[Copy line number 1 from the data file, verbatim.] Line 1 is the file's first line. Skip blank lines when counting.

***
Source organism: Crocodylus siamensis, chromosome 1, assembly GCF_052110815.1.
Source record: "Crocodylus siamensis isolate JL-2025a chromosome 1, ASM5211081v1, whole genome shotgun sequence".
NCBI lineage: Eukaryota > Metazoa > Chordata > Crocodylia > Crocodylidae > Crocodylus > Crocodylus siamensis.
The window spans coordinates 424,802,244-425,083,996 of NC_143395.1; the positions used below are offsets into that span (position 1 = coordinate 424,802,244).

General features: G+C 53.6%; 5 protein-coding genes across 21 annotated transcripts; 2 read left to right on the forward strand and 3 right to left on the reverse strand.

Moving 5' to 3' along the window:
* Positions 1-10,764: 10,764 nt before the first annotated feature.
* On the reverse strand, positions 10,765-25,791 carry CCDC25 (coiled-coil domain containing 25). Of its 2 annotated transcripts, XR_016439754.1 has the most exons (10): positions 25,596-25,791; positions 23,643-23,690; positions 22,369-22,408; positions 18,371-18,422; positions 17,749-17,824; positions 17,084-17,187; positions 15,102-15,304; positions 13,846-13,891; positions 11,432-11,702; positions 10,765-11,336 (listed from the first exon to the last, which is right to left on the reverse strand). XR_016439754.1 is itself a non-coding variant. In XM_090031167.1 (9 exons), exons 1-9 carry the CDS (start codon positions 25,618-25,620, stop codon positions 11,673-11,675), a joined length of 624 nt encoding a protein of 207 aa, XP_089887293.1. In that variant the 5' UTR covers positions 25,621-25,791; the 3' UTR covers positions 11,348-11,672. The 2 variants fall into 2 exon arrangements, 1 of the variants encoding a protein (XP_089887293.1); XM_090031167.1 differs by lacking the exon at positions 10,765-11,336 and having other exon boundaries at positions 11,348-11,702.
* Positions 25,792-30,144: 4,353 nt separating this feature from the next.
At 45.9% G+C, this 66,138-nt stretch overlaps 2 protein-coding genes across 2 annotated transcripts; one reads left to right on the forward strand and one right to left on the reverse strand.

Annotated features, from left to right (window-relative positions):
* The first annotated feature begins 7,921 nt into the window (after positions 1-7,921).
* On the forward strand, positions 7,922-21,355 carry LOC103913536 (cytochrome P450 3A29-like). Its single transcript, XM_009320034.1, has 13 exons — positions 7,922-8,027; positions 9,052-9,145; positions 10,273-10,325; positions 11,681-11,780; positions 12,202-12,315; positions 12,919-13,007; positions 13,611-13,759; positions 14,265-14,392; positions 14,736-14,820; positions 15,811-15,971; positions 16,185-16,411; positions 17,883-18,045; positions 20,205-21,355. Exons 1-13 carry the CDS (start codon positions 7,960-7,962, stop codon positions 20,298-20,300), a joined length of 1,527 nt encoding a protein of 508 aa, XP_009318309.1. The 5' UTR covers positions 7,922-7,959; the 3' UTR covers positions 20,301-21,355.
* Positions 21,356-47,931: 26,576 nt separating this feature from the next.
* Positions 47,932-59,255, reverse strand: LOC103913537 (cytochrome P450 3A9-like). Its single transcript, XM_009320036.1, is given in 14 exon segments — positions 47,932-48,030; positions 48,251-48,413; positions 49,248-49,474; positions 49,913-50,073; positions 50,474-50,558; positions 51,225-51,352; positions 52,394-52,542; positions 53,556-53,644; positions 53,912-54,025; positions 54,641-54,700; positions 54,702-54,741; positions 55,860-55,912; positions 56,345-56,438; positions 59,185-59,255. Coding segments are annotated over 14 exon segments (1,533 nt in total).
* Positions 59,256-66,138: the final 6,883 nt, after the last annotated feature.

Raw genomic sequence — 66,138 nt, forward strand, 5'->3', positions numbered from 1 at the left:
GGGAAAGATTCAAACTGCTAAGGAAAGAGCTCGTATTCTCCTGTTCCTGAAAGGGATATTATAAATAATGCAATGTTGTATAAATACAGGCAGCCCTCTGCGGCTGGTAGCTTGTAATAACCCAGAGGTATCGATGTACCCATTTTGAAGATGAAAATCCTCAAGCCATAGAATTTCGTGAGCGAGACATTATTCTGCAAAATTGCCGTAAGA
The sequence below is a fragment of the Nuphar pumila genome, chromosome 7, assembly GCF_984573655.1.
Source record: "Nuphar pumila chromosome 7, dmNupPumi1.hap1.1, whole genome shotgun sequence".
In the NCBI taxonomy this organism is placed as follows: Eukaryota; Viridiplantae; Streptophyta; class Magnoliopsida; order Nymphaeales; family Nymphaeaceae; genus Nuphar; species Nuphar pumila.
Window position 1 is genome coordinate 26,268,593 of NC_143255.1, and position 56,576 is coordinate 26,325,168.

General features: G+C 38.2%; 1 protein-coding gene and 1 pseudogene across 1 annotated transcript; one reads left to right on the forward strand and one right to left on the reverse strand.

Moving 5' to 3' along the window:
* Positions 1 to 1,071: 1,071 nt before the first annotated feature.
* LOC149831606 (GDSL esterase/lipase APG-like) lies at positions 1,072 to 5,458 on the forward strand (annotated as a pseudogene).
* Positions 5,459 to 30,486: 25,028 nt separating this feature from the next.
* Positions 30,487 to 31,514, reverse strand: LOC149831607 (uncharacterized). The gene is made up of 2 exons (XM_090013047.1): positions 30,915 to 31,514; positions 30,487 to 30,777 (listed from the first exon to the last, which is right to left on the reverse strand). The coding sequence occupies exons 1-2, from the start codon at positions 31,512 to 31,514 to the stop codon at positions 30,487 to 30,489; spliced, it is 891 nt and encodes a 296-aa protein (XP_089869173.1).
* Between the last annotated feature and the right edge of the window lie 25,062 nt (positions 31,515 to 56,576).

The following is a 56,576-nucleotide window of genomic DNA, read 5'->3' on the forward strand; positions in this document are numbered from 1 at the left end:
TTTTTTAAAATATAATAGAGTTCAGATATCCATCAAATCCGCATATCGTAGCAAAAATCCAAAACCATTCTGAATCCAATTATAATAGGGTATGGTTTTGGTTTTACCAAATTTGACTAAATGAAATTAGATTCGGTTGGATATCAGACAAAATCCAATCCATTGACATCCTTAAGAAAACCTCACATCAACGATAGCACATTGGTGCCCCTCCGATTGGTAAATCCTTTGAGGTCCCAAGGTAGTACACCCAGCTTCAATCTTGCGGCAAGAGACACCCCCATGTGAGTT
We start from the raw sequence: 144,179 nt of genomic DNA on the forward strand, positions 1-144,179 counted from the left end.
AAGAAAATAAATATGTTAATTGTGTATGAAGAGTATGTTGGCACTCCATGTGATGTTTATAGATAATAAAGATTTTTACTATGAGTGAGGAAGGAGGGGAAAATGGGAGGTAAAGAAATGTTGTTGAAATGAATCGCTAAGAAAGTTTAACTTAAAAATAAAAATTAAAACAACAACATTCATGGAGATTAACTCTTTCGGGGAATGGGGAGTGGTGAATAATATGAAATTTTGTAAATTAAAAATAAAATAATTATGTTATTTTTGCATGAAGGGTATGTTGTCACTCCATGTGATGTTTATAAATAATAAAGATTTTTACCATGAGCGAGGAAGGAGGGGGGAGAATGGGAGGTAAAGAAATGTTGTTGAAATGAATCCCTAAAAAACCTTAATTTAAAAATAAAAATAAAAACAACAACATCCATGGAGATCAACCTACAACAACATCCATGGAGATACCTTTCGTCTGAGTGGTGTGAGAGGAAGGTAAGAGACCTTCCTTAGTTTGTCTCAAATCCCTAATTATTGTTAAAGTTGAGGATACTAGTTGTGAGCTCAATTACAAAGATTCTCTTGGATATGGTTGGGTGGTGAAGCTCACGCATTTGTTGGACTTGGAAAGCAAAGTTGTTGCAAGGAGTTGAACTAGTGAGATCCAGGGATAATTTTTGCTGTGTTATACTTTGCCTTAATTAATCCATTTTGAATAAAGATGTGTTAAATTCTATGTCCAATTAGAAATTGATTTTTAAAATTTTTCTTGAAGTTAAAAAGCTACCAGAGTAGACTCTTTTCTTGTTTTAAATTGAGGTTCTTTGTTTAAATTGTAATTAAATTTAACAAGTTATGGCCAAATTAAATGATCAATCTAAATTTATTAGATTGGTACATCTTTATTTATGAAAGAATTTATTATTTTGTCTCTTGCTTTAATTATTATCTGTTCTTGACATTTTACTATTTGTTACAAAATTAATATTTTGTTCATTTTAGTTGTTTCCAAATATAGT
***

Source organism: Crocodylus siamensis, chromosome 1, assembly GCF_052110815.1.